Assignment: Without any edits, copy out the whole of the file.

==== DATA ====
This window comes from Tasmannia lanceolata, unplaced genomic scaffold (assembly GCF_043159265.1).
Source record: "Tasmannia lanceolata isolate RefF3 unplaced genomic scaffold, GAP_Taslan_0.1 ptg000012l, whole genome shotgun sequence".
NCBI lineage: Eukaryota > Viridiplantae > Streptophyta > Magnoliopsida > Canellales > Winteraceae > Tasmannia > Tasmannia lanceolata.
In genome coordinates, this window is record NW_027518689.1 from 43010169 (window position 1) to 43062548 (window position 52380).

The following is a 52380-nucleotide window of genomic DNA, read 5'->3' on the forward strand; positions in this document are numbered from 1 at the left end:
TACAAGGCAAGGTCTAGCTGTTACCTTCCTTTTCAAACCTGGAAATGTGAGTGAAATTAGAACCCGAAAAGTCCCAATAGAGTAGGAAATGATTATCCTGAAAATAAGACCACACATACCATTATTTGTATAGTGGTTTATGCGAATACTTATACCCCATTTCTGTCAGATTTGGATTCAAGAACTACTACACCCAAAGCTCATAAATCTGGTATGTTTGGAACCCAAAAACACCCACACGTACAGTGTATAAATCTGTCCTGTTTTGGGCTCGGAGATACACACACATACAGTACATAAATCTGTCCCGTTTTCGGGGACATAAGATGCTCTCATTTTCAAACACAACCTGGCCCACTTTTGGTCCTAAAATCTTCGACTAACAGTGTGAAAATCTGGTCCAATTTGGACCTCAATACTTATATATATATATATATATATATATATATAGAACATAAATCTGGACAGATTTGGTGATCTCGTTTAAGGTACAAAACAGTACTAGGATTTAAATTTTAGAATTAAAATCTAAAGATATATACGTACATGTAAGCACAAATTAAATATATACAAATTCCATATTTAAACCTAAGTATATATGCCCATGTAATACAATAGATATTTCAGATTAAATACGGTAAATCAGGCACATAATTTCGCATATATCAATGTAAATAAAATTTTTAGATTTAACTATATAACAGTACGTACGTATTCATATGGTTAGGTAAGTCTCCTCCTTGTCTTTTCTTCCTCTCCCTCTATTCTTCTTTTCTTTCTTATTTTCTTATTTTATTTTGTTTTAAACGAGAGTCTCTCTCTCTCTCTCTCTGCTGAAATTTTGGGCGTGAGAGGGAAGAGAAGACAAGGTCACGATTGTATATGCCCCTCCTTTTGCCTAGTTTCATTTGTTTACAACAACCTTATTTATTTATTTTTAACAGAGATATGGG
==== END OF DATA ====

This window comes from Tasmannia lanceolata, unplaced genomic scaffold (assembly GCF_043159265.1).
Source record: "Tasmannia lanceolata isolate RefF3 unplaced genomic scaffold, GAP_Taslan_0.1 ptg000012l, whole genome shotgun sequence".
NCBI lineage: Eukaryota > Viridiplantae > Streptophyta > Magnoliopsida > Canellales > Winteraceae > Tasmannia > Tasmannia lanceolata.
In genome coordinates, this window is record NW_027518689.1 from 43010169 (window position 1) to 43062548 (window position 52380).

The following is a 52380-nucleotide window of genomic DNA, read 5'->3' on the forward strand; positions in this document are numbered from 1 at the left end:
TACAAGGCAAGGTCTAGCTGTTACCTTCCTTTTCAAACCTGGAAATGTGAGTGAAATTAGAACCCGAAAAGTCCCAATAGAGTAGGAAATGATTATCCTGAAAATAAGACCACACATACCATTATTTGTATAGTGGTTTATGCGAATACTTATACCCCATTTCTGTCAGATTTGGATTCAAGAACTACTACACCCAAAGCTCATAAATCTGGTATGTTTGGAACCCAAAAACACCCACACGTACAGTGTATAAATCTGTCCTGTTTTGGGCTCGGAGATACACACACATACAGTACATAAATCTGTCCCGTTTTCGGGGACATAAGATGCTCTCATTTTCAAACACAACCTGGCCCACTTTTGGTCCTAAAATCTTCGACTAACAGTGTGAAAATCTGGTCCAATTTGGACCTCAATACTTATATATATATATATATATATATATATATAGAACATAAATCTGGACAGATTTGGTGATCTCGTTTAAGGTACAAAACAGTACTAGGATTTAAATTTTAGAATTAAAATCTAAAGATATATACGTACATGTAAGCACAAATTAAATATATACAAATTCCATATTTAAACCTAAGTATATATGCCCATGTAATACAATAGATATTTCAGATTAAATACGGTAAATCAGGCACATAATTTCGCATATATCAATGTAAATAAAATTTTTAGATTTAACTATATAACAGTACGTACGTATTCATATGGTTAGGTAAGTCTCCTCCTTGTCTTTTCTTCCTCTCCCTCTATTCTTCTTTTCTTTCTTATTTTCTTATTTTATTTTGTTTTAAACGAGAGTCTCTCTCTCTCTCTCTCTGCTGAAATTTTGGGCGTGAGAGGGAAGAGAAGACAAGGTCACGATTGTATATGCCCCTCCTTTTGCCTAGTTTCATTTGTTTACAACAACCTTATTTATTTATTTTTAACAGAGATATGGG